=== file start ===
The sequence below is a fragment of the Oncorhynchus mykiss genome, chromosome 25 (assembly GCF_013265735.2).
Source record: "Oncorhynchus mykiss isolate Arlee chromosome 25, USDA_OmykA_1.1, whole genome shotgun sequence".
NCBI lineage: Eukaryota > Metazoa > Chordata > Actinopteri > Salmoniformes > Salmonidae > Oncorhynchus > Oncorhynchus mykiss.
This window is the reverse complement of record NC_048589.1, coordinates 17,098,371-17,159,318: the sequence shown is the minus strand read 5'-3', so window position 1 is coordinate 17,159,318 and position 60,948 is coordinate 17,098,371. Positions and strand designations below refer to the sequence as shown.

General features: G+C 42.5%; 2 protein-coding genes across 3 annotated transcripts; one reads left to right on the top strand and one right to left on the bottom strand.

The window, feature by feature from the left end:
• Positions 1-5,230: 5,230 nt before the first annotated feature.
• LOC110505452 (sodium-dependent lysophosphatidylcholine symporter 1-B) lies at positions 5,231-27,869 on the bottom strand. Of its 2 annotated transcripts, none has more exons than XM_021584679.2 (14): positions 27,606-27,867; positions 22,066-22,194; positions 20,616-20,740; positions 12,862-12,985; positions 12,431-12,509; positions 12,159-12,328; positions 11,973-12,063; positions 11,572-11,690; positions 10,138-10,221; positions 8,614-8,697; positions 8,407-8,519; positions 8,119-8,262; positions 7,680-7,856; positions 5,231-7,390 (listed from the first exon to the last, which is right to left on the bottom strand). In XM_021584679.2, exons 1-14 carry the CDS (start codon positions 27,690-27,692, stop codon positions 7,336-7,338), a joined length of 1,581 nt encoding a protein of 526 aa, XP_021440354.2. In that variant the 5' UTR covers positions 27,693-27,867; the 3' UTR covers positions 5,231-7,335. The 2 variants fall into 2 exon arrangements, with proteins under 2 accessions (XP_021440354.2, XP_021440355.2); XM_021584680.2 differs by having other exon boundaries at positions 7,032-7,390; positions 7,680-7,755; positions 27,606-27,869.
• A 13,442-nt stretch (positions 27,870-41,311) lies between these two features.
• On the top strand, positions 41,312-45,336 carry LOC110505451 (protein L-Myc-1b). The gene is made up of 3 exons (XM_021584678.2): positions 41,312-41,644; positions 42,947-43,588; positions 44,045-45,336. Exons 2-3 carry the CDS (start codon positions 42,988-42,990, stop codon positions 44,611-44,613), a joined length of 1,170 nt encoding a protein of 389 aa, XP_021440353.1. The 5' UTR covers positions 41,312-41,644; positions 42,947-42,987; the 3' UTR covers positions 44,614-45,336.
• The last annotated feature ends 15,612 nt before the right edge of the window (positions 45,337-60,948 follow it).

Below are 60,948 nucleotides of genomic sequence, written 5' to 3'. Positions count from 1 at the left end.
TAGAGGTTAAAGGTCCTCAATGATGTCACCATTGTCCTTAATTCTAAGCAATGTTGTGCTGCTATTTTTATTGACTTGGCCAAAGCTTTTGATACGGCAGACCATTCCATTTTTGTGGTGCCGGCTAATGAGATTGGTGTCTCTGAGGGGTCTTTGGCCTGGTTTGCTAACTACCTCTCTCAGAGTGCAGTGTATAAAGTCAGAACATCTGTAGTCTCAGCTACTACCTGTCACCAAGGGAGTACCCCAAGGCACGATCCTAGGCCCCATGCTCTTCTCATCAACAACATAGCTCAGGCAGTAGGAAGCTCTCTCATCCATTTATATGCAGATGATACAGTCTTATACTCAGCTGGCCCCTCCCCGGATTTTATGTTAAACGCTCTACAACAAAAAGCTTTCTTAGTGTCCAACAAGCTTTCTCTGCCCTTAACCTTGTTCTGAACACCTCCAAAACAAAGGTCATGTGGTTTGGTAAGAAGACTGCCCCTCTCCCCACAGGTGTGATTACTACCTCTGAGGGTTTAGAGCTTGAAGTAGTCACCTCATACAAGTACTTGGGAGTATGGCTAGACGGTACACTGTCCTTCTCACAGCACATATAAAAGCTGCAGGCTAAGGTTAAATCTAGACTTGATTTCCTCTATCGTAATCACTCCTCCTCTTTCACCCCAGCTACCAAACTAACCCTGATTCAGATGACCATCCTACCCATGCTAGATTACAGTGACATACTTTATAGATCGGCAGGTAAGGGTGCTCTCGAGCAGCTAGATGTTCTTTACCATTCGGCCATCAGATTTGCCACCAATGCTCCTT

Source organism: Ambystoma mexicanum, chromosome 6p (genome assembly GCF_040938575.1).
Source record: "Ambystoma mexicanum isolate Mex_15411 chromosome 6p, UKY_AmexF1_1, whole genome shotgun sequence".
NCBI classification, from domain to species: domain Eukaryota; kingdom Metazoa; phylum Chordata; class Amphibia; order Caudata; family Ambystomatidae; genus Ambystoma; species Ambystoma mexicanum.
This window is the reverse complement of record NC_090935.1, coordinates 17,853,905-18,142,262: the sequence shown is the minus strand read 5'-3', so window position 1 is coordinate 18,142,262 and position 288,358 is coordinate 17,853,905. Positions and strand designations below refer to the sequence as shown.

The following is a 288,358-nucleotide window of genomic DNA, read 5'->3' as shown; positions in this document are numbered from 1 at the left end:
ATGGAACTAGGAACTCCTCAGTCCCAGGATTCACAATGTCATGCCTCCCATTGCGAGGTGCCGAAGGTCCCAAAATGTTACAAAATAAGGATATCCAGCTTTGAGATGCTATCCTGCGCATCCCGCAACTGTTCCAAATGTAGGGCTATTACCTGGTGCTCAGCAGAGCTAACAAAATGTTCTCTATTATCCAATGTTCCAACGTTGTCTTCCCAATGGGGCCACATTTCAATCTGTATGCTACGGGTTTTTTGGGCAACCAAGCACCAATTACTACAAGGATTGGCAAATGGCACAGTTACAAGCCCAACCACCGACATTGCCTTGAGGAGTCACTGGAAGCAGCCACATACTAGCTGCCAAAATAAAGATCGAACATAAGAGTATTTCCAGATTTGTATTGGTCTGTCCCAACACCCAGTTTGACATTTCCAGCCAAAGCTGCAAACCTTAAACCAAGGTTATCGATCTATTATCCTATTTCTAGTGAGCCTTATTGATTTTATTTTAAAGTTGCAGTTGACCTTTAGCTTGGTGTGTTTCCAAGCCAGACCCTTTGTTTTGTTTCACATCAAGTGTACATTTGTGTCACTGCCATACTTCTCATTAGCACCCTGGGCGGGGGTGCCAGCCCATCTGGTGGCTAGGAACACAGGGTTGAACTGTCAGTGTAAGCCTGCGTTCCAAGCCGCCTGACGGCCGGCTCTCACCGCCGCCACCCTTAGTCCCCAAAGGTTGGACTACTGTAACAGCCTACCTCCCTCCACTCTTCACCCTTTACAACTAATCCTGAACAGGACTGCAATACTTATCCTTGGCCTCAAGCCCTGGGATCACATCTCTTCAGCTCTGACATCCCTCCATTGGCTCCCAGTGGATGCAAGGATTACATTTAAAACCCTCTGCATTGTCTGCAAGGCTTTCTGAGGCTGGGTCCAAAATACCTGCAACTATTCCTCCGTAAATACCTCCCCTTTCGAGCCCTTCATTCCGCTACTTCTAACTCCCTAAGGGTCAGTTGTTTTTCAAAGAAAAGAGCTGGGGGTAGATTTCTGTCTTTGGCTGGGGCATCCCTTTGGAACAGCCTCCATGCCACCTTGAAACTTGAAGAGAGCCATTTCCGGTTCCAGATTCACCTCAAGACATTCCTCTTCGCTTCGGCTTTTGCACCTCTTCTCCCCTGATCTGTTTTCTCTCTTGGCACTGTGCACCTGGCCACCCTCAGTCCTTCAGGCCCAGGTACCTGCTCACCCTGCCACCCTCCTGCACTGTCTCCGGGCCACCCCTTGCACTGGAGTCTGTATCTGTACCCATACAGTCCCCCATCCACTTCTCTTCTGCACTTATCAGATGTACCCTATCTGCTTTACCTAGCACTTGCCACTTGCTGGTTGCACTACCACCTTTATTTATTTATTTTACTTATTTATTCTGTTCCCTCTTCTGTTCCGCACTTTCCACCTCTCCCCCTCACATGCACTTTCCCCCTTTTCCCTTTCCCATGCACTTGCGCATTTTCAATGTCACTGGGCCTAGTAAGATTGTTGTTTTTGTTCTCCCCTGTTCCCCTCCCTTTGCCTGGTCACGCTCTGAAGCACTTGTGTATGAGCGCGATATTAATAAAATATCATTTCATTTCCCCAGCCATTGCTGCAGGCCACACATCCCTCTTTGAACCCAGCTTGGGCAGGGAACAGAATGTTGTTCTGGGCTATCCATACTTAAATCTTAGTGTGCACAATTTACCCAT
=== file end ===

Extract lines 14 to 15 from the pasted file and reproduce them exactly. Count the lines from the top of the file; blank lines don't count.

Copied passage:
Source organism: Ambystoma mexicanum, chromosome 6p (genome assembly GCF_040938575.1).
Source record: "Ambystoma mexicanum isolate Mex_15411 chromosome 6p, UKY_AmexF1_1, whole genome shotgun sequence".